Extrapyramidal syndrome is a movement disorder caused by damage to the extrapyramidal tract, a network of nerves that controls movement. Patients with this condition can have a variety of symptoms, including involuntary jerking, difficulty walking, and the inability to sit or stand still. The cause is usually a medication that interferes with dopamine in the brain, but it can also be the result of brain damage. When patients exhibit symptoms, a doctor can perform a thorough neurological exam to learn more about the patient's case and to explore possible causes.
The leading cause of extrapyramidal syndrome is psychiatric medication. Antipsychotic drugs and some drugs used to treat depression commonly cause extrapyramidal symptoms. Patients who take dopamine blockers can also develop this condition. Stopping the medication may help, but sometimes the effects are permanent, or take a long time to wear off. Patients on psychiatric medications should be vigilant for early symptoms so they can report them to a doctor as soon as possible.
Another potential cause of extrapyramidal syndrome is an injury to the brain that involves the extrapyramidal tract. Some forms of cerebral palsy can involve this area of the brain, and it can also be damaged by lesions from brain tumors and degenerative neurological diseases. In this case, medical imaging of the brain may show signs of the physical damage. This can allow a doctor to pinpoint the cause and determine the best treatment option. In this case the goal is to arrest additional damage, and it may not be possible to repair the existing damage.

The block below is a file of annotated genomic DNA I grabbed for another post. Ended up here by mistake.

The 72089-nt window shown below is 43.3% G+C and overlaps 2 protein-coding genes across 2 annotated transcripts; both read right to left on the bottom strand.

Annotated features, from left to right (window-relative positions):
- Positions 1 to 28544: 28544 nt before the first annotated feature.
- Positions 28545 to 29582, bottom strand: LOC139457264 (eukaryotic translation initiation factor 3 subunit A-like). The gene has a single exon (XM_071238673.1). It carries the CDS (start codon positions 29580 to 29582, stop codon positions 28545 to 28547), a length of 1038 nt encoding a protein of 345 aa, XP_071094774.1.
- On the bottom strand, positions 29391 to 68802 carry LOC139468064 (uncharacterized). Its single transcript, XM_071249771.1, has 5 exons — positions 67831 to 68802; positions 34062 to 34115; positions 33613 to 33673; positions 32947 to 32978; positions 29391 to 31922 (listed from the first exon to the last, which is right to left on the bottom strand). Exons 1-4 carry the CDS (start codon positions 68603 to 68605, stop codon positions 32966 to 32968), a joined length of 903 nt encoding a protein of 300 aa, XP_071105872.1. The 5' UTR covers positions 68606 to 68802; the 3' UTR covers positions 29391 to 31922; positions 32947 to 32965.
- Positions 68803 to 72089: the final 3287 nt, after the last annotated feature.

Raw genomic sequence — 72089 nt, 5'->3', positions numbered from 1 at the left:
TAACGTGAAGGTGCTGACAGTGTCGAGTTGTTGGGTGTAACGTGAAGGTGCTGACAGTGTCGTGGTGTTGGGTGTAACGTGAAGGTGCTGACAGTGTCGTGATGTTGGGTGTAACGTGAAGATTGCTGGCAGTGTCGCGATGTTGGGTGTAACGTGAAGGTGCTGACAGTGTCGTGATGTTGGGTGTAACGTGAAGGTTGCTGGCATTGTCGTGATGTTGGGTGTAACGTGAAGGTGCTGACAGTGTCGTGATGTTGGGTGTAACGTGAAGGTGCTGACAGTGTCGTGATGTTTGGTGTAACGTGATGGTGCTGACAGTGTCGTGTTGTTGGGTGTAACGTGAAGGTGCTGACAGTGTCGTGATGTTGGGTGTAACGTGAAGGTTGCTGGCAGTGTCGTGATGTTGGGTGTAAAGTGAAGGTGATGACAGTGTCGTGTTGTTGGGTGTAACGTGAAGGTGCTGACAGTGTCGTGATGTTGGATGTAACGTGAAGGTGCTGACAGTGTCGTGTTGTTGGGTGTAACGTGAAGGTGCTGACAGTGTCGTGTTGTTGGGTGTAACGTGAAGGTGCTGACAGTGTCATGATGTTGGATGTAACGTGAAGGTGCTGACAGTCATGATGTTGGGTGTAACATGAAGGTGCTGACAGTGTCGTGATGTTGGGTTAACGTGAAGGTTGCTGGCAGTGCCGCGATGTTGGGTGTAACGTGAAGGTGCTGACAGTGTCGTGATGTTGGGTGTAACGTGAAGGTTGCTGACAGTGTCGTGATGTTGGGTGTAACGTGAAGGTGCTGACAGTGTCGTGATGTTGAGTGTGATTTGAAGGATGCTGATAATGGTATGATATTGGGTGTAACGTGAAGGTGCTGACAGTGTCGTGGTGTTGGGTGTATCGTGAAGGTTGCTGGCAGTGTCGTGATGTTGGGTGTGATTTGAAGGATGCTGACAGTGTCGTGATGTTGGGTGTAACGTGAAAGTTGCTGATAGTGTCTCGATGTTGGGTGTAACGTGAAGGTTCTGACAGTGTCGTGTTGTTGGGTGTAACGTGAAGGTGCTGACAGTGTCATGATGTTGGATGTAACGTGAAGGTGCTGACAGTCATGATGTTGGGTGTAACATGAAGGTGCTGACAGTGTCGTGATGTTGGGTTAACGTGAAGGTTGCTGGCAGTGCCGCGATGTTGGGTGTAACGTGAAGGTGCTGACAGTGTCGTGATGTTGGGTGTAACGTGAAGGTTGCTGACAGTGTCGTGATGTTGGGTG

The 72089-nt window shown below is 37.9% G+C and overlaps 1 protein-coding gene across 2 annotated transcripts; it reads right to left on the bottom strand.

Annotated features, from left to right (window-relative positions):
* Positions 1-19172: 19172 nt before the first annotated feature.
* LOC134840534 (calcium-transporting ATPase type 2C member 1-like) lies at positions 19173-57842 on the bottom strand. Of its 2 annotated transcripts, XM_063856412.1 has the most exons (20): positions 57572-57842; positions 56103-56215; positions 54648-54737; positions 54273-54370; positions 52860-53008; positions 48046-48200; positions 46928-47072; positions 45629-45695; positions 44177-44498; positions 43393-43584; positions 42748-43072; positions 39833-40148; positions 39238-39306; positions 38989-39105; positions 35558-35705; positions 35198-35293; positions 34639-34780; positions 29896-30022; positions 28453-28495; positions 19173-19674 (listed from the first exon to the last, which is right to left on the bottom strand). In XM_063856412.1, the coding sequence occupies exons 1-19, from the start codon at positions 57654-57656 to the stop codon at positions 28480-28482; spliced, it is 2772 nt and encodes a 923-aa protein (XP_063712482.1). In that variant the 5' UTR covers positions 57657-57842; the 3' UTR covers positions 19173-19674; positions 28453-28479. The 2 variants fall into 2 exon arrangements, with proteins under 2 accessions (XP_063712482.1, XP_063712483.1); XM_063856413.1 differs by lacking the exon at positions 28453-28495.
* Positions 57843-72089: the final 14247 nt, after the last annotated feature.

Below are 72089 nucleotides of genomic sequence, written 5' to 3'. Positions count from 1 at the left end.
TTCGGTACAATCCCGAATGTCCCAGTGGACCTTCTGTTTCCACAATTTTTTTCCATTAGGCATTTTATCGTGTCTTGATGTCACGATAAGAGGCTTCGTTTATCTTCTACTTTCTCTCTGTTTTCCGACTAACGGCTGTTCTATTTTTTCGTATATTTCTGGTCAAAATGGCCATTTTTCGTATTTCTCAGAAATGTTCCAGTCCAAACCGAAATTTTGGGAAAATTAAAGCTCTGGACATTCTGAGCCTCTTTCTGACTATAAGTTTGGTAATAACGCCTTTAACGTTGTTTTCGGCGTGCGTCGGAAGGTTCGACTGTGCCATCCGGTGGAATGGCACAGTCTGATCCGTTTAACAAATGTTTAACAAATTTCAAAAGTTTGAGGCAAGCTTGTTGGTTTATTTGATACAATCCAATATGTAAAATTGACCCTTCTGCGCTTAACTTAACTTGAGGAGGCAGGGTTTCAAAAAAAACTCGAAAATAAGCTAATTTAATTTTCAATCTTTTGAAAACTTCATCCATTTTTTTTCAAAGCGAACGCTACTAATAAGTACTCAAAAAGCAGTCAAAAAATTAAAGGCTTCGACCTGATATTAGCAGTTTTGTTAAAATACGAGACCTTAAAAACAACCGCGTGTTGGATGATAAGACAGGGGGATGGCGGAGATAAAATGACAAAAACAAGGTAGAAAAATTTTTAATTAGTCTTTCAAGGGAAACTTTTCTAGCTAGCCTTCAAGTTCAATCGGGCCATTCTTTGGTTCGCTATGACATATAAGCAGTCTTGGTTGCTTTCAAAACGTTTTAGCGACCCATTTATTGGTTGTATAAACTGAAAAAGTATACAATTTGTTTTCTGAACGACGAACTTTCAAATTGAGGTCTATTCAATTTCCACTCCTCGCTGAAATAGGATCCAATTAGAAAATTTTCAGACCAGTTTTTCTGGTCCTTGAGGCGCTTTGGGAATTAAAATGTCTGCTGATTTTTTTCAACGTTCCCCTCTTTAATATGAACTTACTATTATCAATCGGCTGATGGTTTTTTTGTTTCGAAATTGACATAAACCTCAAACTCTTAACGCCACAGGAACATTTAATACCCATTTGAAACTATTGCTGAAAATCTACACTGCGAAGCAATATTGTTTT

Patients with extrapyramidal syndrome can have trouble with basic tasks and may need support when walking in the form of a cane, walker, or other mobility aid. Physical therapy can sometimes help patients with issues like hand tremors that interfere with fine motor skills. Devices like jar openers, oversize tools, and so forth can also help the patient adapt to tremors or involuntary jerks that make it hard to dial a phone or operate a computer. Some patients may also benefit from medications.
The risk of developing extrapyramidal syndrome is a consideration patients should think about when they start psychiatric medication. The benefits of the drug may outweigh the risks of side effects, especially if the patient and doctor work together to slowly adjust the medication to find the most appropriate dose. It is important to remain in communication with a doctor while on such medications to discuss the development of side effects and the best way to deal with them.